I confess that most ethical systems can imply atrocious conclusions when subjected to reductio. I am reluctant to take a philosophers core beliefs, decide for myself the implications and then critique the individual for holding such views.  However this is not what is happening here; Singer does not frequently write op-eds entreating governments to randomly kill healthy citizens and then harvest their organs, in the name of net-gain. He and McMahan chose to advocate for this argument, chose to defend Stubblefield and chose to highlight the claim that if the victim cannot conceive how they have been harmed, then the harm must be viewed as hugely limited by that fact.

This is excellent news for those who groom minors: after all the effects of grooming often lead to victims believing they were the ones who pursued the relationship. In fact, the assault of minors, in general, is now minimally harmful provided the victim is young enough to not understand how they are being wronged. (The authors’ can of course appeal to adults who realise they were wronged as children, so this is a worse conclusion for the disabled and the mentally abused.) Let us not minimise what is being claimed here: we should abandon our current notion that if an individual is incapable of conceiving of consent, all sexual relations with them are violations. Instead, if one cannot conceive of consent one cannot conceive of oneself as wronged and thus one hasn’t been. There is a caveat here, but it is a pathetic one.

The authors also appeal to the idea that if Stubblefield wronged him “it must have been in a way that affected his experience only pleasurably”. In all fairness, I do not believe that the author’s here are claiming that sexual interactions are inherently pleasurable. Instead, they appeal to the fact that he was capable of struggling to resist. I have already noted why this is a flawed argument generally to address victims of assault: failing to fight off an attacker and providing enthusiastic consent are not the same. Further, the authors make this claim by neglecting to mention key points of testimony. Consider the following from another NYT piece, describing the events shortly before Stubblefield and D.J.’s first sexual contact:

“They met the following Sunday at [John Doe]’s house, while his mother was at church. They tried to kiss while lying down on [John Doe]’s bed, on the theory that it would be easier, given his impairments. But [John Doe] kept sitting up, and then he lowered himself onto the floor. Anna offered him the keyboard and asked if anything was wrong. Nothing’s wrong, he typed, he was very happy, but also overwhelmed — he needed a minute. Anna said O.K., and [John Doe] scooted out into the hall.”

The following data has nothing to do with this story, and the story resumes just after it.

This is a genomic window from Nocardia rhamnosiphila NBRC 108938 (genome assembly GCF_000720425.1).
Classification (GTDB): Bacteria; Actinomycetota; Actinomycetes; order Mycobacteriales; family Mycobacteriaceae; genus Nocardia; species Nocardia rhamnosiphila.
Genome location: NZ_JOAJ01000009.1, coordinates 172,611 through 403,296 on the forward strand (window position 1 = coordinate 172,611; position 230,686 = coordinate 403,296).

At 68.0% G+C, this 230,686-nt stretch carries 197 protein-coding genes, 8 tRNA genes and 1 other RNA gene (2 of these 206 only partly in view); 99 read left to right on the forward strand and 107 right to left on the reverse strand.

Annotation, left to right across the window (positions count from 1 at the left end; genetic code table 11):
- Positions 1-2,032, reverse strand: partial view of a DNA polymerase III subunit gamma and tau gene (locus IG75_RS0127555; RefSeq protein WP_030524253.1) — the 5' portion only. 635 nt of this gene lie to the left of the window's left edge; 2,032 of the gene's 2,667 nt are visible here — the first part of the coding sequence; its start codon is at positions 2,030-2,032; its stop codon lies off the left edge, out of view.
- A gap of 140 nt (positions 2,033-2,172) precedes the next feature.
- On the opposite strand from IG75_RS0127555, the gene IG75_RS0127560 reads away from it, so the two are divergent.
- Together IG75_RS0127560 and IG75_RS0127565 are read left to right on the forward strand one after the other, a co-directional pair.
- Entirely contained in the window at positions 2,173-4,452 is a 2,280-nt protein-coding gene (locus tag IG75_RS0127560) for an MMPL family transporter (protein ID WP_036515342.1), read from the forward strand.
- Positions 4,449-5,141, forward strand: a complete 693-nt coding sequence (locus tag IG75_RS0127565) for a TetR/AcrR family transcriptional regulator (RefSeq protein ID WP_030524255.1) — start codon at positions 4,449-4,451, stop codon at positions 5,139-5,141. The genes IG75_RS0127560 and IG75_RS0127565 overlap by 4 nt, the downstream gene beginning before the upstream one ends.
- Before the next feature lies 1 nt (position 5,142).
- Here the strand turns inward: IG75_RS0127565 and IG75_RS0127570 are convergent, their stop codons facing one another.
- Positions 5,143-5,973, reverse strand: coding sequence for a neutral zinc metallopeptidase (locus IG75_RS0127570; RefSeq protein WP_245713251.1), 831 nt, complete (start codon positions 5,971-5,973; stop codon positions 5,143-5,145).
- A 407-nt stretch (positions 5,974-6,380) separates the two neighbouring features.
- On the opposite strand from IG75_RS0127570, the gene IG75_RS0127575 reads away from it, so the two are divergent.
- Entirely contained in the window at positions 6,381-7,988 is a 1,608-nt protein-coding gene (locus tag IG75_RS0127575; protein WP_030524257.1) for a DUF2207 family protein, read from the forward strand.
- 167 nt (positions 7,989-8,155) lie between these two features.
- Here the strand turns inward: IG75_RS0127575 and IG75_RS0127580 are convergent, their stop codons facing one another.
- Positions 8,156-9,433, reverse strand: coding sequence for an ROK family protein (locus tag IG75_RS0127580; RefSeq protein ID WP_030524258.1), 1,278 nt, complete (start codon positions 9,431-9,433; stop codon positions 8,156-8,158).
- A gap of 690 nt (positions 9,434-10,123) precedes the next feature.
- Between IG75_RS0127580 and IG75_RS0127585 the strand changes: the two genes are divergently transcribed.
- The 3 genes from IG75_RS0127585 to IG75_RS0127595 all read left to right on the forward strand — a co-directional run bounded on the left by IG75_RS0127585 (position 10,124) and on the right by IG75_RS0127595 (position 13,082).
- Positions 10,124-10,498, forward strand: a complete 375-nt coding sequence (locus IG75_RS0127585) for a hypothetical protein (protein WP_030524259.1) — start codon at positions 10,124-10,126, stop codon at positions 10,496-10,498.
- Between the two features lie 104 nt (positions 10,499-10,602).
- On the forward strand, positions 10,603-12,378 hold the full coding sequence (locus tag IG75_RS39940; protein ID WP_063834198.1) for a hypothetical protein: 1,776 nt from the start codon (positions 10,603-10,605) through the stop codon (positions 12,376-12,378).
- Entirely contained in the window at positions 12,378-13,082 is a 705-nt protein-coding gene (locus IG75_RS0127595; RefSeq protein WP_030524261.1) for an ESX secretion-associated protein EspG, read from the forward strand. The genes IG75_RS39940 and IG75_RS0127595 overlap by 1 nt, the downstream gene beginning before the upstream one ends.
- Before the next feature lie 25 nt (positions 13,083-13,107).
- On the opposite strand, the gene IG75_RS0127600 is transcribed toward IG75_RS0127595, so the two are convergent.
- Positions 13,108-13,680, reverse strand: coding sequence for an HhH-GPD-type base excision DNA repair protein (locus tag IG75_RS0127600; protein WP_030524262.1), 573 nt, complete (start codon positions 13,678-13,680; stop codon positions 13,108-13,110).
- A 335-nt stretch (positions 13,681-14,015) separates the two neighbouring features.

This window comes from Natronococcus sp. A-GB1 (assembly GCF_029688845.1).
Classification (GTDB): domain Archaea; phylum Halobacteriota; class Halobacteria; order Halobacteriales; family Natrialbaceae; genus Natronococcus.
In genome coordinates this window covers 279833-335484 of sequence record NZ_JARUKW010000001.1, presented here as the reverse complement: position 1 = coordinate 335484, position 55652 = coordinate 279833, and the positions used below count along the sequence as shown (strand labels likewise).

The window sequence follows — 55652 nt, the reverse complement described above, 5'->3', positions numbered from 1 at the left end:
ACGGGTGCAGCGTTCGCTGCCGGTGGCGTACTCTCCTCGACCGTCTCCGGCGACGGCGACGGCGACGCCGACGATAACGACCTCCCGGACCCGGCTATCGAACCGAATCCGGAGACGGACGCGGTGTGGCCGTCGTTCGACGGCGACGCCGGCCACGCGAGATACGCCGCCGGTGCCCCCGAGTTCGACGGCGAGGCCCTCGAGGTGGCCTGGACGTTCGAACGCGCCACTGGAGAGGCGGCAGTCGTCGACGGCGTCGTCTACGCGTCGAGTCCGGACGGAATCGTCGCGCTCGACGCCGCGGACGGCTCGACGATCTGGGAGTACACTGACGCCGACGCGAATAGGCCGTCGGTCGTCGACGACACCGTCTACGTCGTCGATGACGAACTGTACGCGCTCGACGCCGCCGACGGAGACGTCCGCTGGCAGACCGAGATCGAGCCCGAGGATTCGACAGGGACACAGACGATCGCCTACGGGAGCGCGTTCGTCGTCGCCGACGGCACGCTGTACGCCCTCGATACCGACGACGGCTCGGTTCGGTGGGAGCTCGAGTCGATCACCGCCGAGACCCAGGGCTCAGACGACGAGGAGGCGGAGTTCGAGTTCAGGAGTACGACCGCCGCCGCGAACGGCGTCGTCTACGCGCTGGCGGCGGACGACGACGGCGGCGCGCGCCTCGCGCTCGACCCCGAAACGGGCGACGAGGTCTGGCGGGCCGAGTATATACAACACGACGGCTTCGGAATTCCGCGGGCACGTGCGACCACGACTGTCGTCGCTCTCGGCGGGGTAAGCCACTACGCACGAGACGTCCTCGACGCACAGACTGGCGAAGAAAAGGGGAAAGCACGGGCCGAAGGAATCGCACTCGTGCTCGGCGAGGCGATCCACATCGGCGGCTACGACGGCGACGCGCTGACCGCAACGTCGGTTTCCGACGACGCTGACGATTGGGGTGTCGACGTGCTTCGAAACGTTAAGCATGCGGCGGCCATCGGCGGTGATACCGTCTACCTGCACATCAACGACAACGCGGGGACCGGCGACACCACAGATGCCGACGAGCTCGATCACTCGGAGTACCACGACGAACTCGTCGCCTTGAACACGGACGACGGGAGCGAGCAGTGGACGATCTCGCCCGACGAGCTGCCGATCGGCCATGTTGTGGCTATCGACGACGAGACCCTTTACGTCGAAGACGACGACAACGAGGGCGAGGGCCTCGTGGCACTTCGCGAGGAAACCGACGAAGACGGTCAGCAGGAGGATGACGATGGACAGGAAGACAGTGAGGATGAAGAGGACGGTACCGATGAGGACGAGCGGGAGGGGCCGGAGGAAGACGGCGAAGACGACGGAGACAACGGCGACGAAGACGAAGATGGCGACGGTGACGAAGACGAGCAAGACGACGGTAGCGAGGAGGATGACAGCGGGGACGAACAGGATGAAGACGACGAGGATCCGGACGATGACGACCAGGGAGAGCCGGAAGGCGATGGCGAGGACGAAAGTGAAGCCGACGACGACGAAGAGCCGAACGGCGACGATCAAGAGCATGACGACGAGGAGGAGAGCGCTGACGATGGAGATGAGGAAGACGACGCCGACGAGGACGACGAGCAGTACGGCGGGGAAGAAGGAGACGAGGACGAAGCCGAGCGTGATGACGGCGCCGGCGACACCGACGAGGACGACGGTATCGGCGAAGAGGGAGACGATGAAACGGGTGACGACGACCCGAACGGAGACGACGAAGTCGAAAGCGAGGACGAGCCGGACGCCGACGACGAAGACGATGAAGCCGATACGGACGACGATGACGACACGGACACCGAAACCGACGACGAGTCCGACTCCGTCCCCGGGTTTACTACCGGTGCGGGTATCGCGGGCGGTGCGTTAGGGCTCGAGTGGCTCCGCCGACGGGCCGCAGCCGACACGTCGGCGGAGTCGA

I have removed the FC here since it is our assumption on this account is that D.J was not capable of communicating in that manner. Don’t the actions above seem exactly like the actions of someone trying to avoid Stubblefield’s advances? Given the depth of the authors knowledge in some areas, it is hard to believe they were unaware of this evidence, rather than simply ignoring it. Thus we are left with the claim that individuals who cannot conceptualize how they have been wronged have not been obviously wronged. I fail to see how anyone can defend these claims, without deliberately misinterpreting the authors’ arguments.

There are obviously many other complicated issues caught within this debate, and let us not forget that much of the ethical arguments surrounding this issue are situated within utilitarianism which is woefully ill-equipped to deal addressing the wrongs of sexual assault (a point I will likely return to in later posts). In addition, the piece has given rise to much discussion displaying problematic reasoning e.g. the conflation of seeking to obtain sexual pleasure with the ability to give consent, the idea that no conversations are out of bounds for philosophy etc. For now, I feel I have highlighted why so many are horrified at the piece (as many seem genuinely mystified) and why responses that attempt to generously interpret the piece are simply mispresenting the author’s claims.

If you have thoughts on the piece or on my response, please comment below.


Welcome to my blog: Things Can Only Get Meta. This is a space for me to place ideas relating to issues within philosophy, as well as issues and concerns about Philosophy. I am particularly interested in Academia and the problems facing women and minorities.

My hope is that formalising my ideas and publishing them here will help be get a better grip on my thoughts. I also hope that should anyone also interested in these issues stumble on this blog then it may be a place for useful and interesting discussion: I have found in conversations with fellow undergraduates that many others share my frustrations.

Thank you for stopping by, over the next few days and weeks I intend to publish pieces regarding the problems of remaining neutral on issues of injustice and the power wielded by current academics in deciding whether undergraduates and grad students feel safe progressing into academic careers.

As they say: In philosophy, things can only get meta.